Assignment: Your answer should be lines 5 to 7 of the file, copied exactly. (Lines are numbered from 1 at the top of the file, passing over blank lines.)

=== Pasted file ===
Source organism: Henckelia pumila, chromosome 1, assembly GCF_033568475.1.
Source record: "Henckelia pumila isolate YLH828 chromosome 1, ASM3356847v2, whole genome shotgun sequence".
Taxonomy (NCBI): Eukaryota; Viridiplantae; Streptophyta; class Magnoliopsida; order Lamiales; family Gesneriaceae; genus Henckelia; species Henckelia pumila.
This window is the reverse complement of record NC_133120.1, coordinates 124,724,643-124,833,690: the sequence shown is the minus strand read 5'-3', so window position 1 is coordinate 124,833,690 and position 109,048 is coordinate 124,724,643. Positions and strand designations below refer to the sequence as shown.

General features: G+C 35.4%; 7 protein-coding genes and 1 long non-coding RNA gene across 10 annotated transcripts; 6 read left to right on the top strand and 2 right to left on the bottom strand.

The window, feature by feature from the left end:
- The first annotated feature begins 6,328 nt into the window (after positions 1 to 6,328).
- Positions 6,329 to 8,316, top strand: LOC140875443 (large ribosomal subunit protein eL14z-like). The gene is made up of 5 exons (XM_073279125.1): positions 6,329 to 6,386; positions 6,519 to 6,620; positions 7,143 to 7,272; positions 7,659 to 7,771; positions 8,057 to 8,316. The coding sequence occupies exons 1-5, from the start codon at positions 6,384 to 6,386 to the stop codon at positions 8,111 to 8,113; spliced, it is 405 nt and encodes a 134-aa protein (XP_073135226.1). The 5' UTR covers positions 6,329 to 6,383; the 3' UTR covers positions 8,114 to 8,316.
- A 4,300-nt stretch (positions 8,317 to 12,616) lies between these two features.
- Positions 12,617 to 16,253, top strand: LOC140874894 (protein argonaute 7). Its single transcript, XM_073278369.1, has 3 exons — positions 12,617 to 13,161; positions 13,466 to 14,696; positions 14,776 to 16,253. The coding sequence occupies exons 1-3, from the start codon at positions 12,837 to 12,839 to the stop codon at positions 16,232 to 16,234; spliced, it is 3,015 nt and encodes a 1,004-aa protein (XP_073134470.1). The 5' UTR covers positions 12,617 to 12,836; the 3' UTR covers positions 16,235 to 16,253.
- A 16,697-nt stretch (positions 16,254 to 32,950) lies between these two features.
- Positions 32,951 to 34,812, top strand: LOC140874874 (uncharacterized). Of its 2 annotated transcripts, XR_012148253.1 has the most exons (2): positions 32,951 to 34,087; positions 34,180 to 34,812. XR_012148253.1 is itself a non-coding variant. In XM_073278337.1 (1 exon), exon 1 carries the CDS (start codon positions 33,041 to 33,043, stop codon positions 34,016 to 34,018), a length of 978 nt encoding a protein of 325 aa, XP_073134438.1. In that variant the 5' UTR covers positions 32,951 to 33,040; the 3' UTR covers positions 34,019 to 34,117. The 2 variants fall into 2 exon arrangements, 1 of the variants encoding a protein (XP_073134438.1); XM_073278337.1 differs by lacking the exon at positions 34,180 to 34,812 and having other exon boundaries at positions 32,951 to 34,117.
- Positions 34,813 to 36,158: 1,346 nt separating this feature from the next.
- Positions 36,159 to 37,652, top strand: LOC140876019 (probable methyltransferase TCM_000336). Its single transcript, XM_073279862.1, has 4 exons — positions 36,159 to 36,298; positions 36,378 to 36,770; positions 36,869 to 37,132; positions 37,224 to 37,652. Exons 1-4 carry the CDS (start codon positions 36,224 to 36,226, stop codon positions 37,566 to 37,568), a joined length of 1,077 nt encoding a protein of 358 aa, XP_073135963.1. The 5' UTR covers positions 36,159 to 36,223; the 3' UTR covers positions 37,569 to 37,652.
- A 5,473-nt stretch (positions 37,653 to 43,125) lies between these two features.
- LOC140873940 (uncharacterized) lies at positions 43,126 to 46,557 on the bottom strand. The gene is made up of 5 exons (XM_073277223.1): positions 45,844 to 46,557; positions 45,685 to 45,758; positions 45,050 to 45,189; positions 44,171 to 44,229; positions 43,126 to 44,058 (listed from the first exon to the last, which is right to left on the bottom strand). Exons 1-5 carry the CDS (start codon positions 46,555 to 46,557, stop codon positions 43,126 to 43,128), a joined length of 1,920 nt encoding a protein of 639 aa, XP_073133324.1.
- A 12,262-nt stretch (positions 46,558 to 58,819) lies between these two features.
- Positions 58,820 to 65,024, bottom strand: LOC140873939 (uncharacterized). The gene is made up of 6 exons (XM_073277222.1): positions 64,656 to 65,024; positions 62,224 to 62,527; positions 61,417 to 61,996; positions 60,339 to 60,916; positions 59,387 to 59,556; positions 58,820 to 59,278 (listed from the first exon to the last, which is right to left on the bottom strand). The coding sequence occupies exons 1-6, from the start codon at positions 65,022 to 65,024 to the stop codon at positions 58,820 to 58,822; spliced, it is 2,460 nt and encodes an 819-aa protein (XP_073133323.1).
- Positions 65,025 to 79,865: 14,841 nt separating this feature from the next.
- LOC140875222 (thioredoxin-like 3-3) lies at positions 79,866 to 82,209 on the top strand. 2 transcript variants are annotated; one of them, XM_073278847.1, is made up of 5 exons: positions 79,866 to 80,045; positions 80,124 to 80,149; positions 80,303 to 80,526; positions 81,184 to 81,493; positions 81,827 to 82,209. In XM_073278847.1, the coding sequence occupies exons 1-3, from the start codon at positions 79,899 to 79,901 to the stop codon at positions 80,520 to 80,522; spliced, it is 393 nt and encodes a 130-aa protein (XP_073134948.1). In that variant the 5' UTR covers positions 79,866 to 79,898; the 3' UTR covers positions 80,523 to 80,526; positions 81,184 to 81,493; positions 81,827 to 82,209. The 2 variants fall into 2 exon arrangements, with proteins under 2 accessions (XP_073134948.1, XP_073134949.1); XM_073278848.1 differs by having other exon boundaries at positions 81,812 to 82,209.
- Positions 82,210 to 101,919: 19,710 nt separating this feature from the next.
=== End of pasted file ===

General features: G+C 35.4%; 7 protein-coding genes and 1 long non-coding RNA gene across 10 annotated transcripts; 6 read left to right on the top strand and 2 right to left on the bottom strand.

The window, feature by feature from the left end:
- The first annotated feature begins 6,328 nt into the window (after positions 1 to 6,328).